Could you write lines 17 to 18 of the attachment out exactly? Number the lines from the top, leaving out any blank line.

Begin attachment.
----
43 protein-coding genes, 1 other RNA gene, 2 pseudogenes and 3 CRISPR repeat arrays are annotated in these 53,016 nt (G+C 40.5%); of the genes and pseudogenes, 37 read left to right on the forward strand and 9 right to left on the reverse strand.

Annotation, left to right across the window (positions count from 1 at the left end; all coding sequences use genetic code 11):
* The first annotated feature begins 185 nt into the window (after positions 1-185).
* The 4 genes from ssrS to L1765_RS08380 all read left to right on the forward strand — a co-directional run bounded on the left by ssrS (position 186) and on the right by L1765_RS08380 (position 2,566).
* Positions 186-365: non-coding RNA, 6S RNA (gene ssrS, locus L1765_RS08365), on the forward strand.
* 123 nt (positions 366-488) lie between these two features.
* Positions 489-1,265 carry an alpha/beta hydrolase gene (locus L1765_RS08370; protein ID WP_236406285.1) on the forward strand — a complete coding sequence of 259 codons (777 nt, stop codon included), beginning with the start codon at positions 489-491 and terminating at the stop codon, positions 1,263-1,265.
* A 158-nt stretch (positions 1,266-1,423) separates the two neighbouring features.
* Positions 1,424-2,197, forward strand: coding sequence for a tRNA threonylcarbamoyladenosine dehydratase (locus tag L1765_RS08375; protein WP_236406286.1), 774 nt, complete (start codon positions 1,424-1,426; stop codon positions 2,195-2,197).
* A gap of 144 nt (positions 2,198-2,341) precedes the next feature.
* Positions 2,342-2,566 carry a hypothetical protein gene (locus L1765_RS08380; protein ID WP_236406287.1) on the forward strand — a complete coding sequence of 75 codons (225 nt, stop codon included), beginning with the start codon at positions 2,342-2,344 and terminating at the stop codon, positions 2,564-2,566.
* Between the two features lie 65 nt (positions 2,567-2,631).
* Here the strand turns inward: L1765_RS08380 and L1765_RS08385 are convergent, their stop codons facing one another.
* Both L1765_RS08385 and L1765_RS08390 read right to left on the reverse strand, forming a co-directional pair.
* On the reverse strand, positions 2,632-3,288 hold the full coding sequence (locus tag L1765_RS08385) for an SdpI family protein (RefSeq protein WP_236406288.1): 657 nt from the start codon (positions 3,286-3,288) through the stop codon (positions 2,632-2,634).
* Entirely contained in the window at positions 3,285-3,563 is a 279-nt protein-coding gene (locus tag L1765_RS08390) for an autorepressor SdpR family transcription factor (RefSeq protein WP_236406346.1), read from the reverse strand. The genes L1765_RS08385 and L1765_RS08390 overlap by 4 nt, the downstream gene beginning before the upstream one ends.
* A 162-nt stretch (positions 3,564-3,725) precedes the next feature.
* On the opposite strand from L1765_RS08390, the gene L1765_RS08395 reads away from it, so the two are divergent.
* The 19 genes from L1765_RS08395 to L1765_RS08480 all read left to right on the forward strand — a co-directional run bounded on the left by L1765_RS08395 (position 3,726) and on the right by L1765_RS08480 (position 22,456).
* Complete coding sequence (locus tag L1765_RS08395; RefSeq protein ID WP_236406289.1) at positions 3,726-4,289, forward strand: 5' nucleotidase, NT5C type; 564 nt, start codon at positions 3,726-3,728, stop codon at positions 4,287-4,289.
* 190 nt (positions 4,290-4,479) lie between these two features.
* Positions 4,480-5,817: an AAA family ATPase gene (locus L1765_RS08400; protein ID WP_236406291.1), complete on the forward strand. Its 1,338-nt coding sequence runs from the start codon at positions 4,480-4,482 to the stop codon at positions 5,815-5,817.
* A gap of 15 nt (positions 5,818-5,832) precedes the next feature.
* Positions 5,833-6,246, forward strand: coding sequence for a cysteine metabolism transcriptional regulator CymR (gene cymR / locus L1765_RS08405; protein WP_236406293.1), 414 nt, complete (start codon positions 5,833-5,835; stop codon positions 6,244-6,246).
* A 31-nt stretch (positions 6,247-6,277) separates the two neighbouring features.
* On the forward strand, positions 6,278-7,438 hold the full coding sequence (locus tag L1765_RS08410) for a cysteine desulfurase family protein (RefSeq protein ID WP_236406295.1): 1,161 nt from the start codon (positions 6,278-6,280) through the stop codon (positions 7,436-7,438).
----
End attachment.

* A 162-nt stretch (positions 3,564-3,725) precedes the next feature.
* On the opposite strand from L1765_RS08390, the gene L1765_RS08395 reads away from it, so the two are divergent.